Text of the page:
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Comparative Quality Assessment of Pulp Apple Juices Preserved by Thermal Pasteurisation or High – Pressure Treatment at Moderate Temperature

Monika Fonberg-Broczek 

National Institute of Hygiene, Warszawa, Poland
Polish Academy of Sciences, High Pressure Research Center (UNIPRESS), Sokolowska 29/37, Warszawa 01-142, Poland


E. Kostrzewa (a), M. Fonberg - Broczek (b,c), A.Czarnecka (a), J. Danielczuk (a), A.Jakubowski (a), B. Sieliwanowicz (a), S.Skšpska, A. Witkowska - Gwiazdowska (a), D.Zdziennicka (a), J.Arabas (b), J.Szczepek (b).
(a) Institute of Agricultural and Food Biotechnology, Rakowiecka 36, 02 - 532 Warszawa, Poland
(b) High Pressure Research Center Polish Academy of Sciences , Sokolowska 29/37, 01 - 142
Warszawa, Poland
(c) National Institute of Hygiene, Chocimska 24, 00 - 791 Warszawa, Poland
Subject of this research was pulp juice produced from apples species Szampion, of low activity of poliphenoloxydase (PPO). Pulp juice contens: homogenised apple pulp - 80 %, sugar - 2,5% , citric acid - 0,05%, ascorbic acid - 0.06% , water - 17,39 %. Juice destined for high - pressure treatment was poured out to 100 ml polyethylene bottles.
Parameters of preservation. Pasteurisation: 850C, 20 min.; high pressure treatment: 450 MPa, 500C, 40 min.
Comparative quality assessment of pulp juice was carried out before treatment, immediately after pasteurisation or high - pressure treatment, as well as after 3 month - storage. The assessment comprised: microbiological investigation, sensorial evaluation of taste and flavour, determination of total extract, pH, total acidity, total contents of phenoles, flavonoids, chlorogenic acid and epicatechine, as well as instrumental colour values : "L" , "a" , "b" and ?.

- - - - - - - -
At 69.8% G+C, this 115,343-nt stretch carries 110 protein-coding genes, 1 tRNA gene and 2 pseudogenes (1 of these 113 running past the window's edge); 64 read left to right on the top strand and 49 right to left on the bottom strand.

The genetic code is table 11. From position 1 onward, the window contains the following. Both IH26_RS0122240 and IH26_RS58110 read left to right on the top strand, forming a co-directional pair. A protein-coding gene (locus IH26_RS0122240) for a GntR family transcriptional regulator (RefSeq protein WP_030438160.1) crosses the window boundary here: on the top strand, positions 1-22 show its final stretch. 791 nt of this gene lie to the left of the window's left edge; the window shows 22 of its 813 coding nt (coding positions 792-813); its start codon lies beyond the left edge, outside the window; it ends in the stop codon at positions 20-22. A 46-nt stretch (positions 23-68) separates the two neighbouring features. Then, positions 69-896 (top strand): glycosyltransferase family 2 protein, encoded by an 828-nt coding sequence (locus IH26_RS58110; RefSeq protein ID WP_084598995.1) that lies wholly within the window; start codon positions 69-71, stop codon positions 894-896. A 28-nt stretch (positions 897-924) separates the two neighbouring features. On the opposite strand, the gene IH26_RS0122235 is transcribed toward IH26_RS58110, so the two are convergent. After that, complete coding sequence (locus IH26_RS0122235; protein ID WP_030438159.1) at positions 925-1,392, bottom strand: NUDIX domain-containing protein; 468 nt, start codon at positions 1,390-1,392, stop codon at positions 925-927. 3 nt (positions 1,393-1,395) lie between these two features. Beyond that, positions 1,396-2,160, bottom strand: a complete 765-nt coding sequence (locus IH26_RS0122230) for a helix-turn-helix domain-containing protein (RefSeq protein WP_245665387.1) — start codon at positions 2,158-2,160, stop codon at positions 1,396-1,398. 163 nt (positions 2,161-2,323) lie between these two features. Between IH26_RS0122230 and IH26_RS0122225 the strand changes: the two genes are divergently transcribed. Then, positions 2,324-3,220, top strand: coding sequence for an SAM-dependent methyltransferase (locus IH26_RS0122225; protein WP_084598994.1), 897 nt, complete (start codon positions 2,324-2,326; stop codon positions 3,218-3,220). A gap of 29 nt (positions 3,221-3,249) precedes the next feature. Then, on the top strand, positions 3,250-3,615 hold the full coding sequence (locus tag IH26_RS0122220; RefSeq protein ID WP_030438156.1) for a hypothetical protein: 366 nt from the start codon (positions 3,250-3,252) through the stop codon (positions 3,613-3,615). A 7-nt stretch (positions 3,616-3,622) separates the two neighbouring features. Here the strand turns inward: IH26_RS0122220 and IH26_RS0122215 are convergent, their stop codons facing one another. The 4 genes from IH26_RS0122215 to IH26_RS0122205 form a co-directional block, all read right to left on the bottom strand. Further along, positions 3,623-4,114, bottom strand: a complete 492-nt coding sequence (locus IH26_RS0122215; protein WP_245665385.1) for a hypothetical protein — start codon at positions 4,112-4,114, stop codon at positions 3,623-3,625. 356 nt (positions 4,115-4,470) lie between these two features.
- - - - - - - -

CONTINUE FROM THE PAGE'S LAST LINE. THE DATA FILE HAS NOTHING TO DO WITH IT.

It was found that directly after preservation and after 3 month storage both pasteurised and high- pressure treated juices complied with all microbiological requirements and did not reveal any activity of PPO. High - pressure treated apple juice retained the taste and flavour of fresh fruits; other quality parameters changed less than those of the pasteurised juice. The only exception was ascorbic acid contents, witch decreased by 90% in high - pressure treated juice after 3 month storage, while the corresponding reduction in the pasteurised juice was 50%.

Research was supported by National Committee of Scientific Research, Grant No PO6HG 02815.


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Related papers

Presentation: poster at High Pressure School 2001 (4th), by Monika Fonberg-Broczek
See On-line Journal of High Pressure School 2001 (4th)

Submitted: 2003-02-16 17:33
Revised:   2009-06-08 12:55